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BGU Ph.D. Student Designs Face Masks for the Hearing Impaired

BGU Ph.D. Student Designs Face Masks for the Hearing Impaired

May 6, 2020

Medical Research

The Jerusalem Post — Carolina Tannenbaum-Baruchi, a public health doctoral student in BGU’s Faculty of Health Sciences, designed a new face mask to assist those with hearing disabilities who often read lips as their primary form of communication.

Carolina Tannenbaum-Baruchi

With Israelis being prompted to wear masks in all public places to prevent COVID-19 transmission, Tannenbaum-Baruchi teamed up with Maayan Levin, mentor of the high school robotics team at Zinman Darca High School in Dimona, to resolve the issue.

The project is personal for Tannenbaum-Baruchi, as both of her parents are deaf. She has dedicated her doctoral research to bettering the lives of the deaf and the hearing impaired.

The mask was manufactured using a 3-D printer at Zinman Darca High School, using Tannenbaum-Baruchi’s research as a blueprint to assemble the new mask.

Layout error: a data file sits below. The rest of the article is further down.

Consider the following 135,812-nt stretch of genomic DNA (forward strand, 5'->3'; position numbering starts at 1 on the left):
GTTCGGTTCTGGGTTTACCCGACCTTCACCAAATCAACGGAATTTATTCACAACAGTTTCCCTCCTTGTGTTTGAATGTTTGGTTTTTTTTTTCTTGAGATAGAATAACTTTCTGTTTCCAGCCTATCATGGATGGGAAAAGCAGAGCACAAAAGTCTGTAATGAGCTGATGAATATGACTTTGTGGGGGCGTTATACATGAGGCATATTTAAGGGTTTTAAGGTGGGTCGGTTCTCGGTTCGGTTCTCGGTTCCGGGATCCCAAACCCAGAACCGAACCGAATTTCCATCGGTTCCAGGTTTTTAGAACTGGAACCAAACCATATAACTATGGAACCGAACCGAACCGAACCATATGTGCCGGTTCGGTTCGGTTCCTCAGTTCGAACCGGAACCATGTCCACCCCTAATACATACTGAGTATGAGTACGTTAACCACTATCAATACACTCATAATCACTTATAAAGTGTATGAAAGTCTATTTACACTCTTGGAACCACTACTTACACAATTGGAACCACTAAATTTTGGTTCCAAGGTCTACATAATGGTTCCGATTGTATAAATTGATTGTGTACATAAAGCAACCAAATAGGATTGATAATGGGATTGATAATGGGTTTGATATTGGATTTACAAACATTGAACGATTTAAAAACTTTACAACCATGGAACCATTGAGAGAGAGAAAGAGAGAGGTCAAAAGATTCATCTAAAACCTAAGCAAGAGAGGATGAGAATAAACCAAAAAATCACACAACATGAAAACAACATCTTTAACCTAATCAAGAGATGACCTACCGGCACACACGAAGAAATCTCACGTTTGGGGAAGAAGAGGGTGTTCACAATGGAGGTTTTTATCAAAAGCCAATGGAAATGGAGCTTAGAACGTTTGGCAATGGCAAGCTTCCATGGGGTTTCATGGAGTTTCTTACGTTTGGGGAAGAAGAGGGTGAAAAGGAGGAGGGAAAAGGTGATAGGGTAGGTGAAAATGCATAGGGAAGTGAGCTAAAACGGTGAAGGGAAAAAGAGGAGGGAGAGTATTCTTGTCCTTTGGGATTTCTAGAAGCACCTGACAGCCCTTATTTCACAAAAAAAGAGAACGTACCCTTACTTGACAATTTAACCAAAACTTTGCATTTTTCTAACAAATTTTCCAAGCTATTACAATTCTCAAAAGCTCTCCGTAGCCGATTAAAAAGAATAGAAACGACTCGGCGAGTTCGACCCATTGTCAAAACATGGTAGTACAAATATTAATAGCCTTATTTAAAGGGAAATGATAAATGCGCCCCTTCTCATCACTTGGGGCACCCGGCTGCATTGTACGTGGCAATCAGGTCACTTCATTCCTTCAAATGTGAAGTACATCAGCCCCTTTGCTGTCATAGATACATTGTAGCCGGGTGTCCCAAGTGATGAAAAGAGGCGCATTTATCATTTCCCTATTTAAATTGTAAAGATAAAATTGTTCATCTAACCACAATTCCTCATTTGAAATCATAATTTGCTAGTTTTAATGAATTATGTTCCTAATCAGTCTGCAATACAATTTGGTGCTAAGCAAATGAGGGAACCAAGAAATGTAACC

“Over the last three weeks, we have planned, developed and created the mask from home, with the assistance of 3-D printers. The result: the first mask of its kind,” Levin explains.

“It is reusable, washable and sterilizable, and is easy to breathe in. It is transparent in front to enable lip reading and is designed not to fog up from people’s breath. What’s more, it is comfortable and affordable.”

“Hours of conversations, messages [and sharing of] video clips have resulted in this transparent mask,” Tannenbaum-Baruchi adds joyously.

The team is currently seeking investors to enter the mask into mass production, as they continue to refine the mask blueprint.

The research was conducted under the auspices of the BGU COVID-19 Response Effort, established by University president Prof. Daniel Chamovitz.

Read more in The Jerusalem Report >>

Learn more about BGU’s COVID-19 Response Effort >>